Small bicycle brake levers for small hands

How appropriate that I’m writing this as Interbike, our industry’s major trade show, is beginning. I hope all the product managers who oversee the design of small brake levers will read this.

Let’s face it: there’s a dearth of small brake levers available for dropped bars. Yes, I know integrated brake/shift levers are hogging some of the real estate since they incorporate a lot of “innards.” Shimano does have a reach adjusting screw in their levers (can’t speak to SRAM since I’m not as savvy about their line), but…is it enough? More on that later.

How about just plain old brake levers that don’t have any shifting capabilities — ones that just actuate the brake itself. Some manufacturers have “ergo” levers that are supposedly downsized for small hands, but when one is trying to design a bike for a rider with truly small hands, these are still a reach (no pun intended). Thank goodness for cross top brake levers — they may be the only things stopping the bike.

I started searching for small brake levers even though I knew none were to be found. In the process, I found this delightful thread on the Cycling UK Forum from (!) 2011. Thank you, JonMcD, who offered a thoughtful, analytical look at the difference in size between his two Tektro levers — one the Junior Road Racing lever and the other a “standard” Tektro R200. Surprise! No real significance in reach and none at all in the hood size. Amazing — it’s now five years later and we still have no solution.

But JonMcD made me think about how the industry could give us hard, cold numbers about the size of their small brake levers. Words like “junior”, “ergo”, etc. just don’t cut it. And asking a tech person to tell me the distance from the front of the lever to the back of the handlebar is an apples to oranges comparison. Where is the lever mounted on the bar? What kind of bar — anatomic, round…??? All of these things will affect the reach.

So, dear industry, how about establishing some criterion that will let bike designers compare brake levers? Here’s my idea. Mount the brake on a straight piece of tubing. Then publish the measured distance between the tubing and the nearest part of the the lever. Granted, this tells us nothing about the reach of the lever when mounted on a handlebar, but it gives us a good idea of how levers stack up against each other. And with this information, it’s not difficult to approximate the actual reach of the lever on a handlebar.

Measuring small brake levers

Measuring a brake lever.


Now, about that adjusting screw in Shimano’s “brifter.” One of the sources I checked while looking for a small lever was Islabikes. Don’t know Islabikes? It’s the company founded by Isla Rowntree,  well-known in the U.K. for her cyclocross achievements — British National Cyclocross champion for three years and British Veteran Cyclocross champion for two years. She saw a huge gap in the market for children’s bikes — the need for lightweight, serious machines. With that in mind, Islabikes was born.

Islabikes uses Shimano brifters on their Luath Pro series of bikes. They’ve replaced the stock reach adjustment screw in the brake/shift lever with a longer screw so the lever can be snugged in closer to the handlebar. I’m not necessarily recommending this, but just sayin’ … why doesn’t Shimano do this?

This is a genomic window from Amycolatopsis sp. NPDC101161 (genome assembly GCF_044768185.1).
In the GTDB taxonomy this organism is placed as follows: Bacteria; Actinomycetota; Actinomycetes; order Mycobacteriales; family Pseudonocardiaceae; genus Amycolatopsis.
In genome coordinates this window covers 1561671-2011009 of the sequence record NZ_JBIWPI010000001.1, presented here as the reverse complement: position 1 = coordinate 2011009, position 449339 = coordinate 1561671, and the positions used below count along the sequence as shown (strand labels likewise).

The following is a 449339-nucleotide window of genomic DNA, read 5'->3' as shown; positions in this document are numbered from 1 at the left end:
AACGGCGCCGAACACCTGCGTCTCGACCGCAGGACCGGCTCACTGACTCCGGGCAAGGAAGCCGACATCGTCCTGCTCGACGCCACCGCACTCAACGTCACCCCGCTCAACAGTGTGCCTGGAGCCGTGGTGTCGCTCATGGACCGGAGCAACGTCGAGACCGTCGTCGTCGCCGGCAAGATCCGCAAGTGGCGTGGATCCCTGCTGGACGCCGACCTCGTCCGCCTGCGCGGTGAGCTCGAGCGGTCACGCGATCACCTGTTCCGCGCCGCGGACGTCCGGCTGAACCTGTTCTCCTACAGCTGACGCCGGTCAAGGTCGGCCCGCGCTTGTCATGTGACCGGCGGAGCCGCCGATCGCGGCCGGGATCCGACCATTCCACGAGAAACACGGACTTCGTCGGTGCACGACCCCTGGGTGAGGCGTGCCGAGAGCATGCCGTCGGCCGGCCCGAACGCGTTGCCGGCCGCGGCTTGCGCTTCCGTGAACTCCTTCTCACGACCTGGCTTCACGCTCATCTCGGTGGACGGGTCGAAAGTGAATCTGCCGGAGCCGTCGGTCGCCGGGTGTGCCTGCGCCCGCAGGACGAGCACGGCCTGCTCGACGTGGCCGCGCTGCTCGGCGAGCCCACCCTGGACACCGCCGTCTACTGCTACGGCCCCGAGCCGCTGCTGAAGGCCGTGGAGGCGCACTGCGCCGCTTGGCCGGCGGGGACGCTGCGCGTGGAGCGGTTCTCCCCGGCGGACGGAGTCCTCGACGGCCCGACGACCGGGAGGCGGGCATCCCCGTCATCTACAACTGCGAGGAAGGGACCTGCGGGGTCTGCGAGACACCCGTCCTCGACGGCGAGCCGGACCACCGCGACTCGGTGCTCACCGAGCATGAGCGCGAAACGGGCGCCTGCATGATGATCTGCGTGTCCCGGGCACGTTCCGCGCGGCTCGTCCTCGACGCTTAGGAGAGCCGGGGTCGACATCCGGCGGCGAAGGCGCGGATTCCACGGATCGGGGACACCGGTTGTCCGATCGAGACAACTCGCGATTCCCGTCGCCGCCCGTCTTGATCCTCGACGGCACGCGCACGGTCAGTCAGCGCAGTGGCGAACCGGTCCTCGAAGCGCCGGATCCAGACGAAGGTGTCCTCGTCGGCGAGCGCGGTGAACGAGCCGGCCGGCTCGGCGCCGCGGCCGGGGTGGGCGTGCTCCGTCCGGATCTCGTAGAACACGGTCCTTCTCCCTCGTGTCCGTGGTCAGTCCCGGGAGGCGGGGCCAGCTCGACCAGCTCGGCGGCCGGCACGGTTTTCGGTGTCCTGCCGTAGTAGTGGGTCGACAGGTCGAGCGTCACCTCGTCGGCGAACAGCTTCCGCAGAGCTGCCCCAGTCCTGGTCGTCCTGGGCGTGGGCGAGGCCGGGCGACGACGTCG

The screw that adjusts small brake levers reach.

The screw that adjusts brake reach.

Frustrating — but some enterprising company will look upon this as an opportunity. “If you build it, they will come.” It’s never failed. Anyone up to the challenge?

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7 comments on “Small bicycle brake levers for small hands
  1. Andy says:

    I wish Islabikes were more supportive of small people in general. I sent them an email about how excited I was about their 26″ cyclocross bike, and they were fairly rude. They said that children have wildly different proportions than adults and the 48cm top tube would be too short. When I said that’s perfect, all my custom road bikes and Terrys have 48cm top tubes, they said the bike’s weight limit was 100lbs or something and kept reiterating that it is strictly for children, so I gave up on them. Hopefully another company picks up the slack!

    • Georgena Terry says:

      I’ve had no personal experience with Islabikes myself, but I wonder if the Portland office (which represents Islabikes in the U.S.) just came up short on customer service. 100 lb weight limit? Sounds wrong. Given the cyclocross battering some of those bikes are designed for, that number is totally bogus.

  2. Carol says:

    Amen sister !!!

  3. Bill says:

    Great post GT. Over the years I have risen with hundreds osxwomen who surly would appreciate a “small Brake lever”, and would have gladly paid for them. To bad the industry is missing the boat on this

  4. Marielle Levine says:

    I also wish that levers made or adjusted for smaller hands also had increased leverage. As a mechanic I see many clients whose small hands can reach sti levers with the reach adjusted, but with shorter lever travel they cant generate adequate force to fully stop the wheels. This problem is exacerbated by wide rims and 3rd party calipers.

    • Georgena Terry says:

      Excellent points! Sometimes I think the industry shies away from smaller levers because it adds another sku to the mix. But, if they were clever, they’d design a lever with enough versatility to work with all hand sizes. One sku fits all…

  5. Anna says:

    Thank you for another informative post. I’ll confess I work in Portland at a family shop blocks from Isla and from the handful of interactions by phone and yes definitely,a bit short on service but big on knowledge–but man do they have some fabulous solutions! now if something useful can come out of the Vegas rigamarole 😛

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